Transit subsidy, Social Security tax break becomes law

The $858 billion bipartisan tax package was signed into law Friday by President Obama.

Social Security taxes will be cut by nearly a third, going from 6.2 percent to 4.2 percent, for 2011. A worker making $50,000 in wages would save $1,000; one making $100,000 would save $2,000.

The social security tax break, however, does not apply to all federal workers. Those under the Federal Employees Retirement System will not benefit from the tax break but not federal employees under the Civil Service Retirement System, who are not covered by social security.

The legislation “fails an important test of fairness,” said Colleen Kelley, president of the National Treasury Emploees Union, in a statement.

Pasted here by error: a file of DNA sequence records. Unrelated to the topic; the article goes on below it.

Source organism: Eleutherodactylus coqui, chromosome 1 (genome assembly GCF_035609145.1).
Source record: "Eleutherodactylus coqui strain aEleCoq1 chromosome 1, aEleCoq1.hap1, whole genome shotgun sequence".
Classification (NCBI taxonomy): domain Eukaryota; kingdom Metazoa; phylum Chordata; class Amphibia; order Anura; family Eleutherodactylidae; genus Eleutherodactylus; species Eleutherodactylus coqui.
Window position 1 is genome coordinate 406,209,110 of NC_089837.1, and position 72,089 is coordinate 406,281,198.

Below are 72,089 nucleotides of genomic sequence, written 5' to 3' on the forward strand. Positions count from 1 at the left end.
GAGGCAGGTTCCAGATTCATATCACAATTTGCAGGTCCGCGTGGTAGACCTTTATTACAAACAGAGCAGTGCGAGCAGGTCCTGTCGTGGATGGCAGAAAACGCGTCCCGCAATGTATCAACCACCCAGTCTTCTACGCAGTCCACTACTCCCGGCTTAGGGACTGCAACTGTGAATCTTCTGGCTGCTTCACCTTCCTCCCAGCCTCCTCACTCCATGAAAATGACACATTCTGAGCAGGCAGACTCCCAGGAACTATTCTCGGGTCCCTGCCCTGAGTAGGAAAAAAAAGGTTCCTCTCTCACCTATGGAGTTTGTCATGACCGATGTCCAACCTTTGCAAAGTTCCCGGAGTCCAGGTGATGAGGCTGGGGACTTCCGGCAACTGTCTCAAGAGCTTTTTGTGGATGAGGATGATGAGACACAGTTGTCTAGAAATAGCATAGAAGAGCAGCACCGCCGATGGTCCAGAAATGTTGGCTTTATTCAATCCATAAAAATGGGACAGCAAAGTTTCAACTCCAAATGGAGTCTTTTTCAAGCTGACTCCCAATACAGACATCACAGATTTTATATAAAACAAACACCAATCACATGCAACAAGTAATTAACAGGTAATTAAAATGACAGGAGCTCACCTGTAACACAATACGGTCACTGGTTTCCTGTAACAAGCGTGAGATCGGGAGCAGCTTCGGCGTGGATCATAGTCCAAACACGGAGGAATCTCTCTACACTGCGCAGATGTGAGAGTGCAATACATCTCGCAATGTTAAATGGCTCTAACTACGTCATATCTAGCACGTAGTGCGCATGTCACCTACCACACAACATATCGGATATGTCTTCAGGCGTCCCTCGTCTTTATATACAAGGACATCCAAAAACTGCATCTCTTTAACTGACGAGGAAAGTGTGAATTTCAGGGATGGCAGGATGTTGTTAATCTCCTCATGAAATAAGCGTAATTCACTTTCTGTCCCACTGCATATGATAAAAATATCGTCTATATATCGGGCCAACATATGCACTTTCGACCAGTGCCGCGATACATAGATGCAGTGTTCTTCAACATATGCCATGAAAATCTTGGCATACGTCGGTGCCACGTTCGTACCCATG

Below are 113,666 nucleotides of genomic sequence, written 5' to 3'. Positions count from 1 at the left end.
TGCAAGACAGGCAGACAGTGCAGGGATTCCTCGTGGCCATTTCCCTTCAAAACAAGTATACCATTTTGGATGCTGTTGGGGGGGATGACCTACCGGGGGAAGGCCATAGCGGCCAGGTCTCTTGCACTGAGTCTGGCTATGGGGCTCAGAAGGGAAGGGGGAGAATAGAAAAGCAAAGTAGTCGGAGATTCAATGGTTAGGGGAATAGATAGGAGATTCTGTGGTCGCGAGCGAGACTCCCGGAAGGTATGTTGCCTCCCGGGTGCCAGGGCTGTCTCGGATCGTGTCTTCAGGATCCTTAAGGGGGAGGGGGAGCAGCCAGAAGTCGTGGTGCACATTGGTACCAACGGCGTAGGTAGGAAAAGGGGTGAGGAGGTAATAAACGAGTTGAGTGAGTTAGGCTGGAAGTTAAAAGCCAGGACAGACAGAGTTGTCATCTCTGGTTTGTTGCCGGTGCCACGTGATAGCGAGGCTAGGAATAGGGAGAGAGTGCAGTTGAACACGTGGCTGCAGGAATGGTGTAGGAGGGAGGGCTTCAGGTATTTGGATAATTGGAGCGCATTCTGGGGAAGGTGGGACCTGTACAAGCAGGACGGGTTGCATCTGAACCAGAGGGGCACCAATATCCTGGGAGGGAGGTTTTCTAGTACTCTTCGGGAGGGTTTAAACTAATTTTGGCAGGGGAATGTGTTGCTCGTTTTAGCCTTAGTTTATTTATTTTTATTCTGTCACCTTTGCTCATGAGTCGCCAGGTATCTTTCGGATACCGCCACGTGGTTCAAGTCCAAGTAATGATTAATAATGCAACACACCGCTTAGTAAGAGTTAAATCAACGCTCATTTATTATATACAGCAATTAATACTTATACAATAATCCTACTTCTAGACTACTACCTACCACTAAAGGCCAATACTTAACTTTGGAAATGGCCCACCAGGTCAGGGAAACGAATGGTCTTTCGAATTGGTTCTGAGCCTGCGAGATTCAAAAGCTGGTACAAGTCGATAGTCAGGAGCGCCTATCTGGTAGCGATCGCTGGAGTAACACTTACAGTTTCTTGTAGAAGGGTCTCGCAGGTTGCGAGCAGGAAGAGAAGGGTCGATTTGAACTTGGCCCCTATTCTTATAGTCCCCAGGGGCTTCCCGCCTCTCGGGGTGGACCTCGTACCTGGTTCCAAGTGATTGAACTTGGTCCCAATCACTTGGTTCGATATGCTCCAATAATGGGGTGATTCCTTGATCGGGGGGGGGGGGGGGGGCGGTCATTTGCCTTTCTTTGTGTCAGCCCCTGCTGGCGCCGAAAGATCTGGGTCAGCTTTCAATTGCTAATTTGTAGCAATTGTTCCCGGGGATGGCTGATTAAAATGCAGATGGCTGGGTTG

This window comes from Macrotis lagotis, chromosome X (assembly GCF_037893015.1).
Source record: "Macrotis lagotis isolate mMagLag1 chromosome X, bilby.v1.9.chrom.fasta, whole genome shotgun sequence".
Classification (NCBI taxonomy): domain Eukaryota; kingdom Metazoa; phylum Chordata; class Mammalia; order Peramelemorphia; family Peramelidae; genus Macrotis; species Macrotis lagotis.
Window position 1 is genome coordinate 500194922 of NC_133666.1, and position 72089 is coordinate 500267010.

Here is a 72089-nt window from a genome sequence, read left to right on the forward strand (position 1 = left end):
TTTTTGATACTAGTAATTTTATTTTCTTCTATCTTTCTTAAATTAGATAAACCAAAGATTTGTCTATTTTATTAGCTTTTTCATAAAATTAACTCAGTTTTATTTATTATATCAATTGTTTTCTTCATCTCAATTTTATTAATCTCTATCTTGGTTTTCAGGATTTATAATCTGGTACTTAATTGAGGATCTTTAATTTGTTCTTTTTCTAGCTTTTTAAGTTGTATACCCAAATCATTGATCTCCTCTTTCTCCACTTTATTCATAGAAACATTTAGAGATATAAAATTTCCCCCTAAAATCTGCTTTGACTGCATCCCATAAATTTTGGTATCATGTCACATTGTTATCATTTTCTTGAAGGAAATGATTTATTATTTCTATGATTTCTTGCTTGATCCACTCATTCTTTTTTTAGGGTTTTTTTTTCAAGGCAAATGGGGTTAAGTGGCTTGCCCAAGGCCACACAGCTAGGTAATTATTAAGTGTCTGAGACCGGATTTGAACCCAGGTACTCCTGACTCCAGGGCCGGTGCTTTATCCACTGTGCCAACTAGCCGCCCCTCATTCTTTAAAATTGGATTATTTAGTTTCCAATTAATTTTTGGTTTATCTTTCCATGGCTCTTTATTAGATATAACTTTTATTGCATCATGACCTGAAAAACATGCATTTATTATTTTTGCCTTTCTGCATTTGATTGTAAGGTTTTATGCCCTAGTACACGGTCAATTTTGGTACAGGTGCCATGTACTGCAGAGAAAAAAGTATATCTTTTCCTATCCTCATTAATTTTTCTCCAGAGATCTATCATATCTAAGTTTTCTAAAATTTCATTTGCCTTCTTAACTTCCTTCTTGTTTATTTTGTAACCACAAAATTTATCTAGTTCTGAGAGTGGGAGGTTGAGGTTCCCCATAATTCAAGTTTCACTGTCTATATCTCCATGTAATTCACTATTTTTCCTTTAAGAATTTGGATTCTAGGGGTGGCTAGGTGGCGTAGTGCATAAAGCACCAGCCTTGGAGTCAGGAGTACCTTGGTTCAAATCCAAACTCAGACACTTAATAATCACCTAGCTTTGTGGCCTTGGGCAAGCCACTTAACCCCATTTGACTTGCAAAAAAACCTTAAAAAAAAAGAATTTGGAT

Kelley said CSRS-covered federal employees will continue to contribute 7 percent of their pay into their retirement system and should receive the same benefit, “particularly since they work side-by-side with those under FERS.”

The tax package also continues the $230 monthly transit benefit for employees who use public transportation to get to and from work. Without the passage of the package, the transit benefit would have reverted to $120 month in January.


Text of the tax package

Pay freeze, funding questions remain as end of year approaches

Federal News Radio’s Jolie Lee and the Associated Press contributed to this report.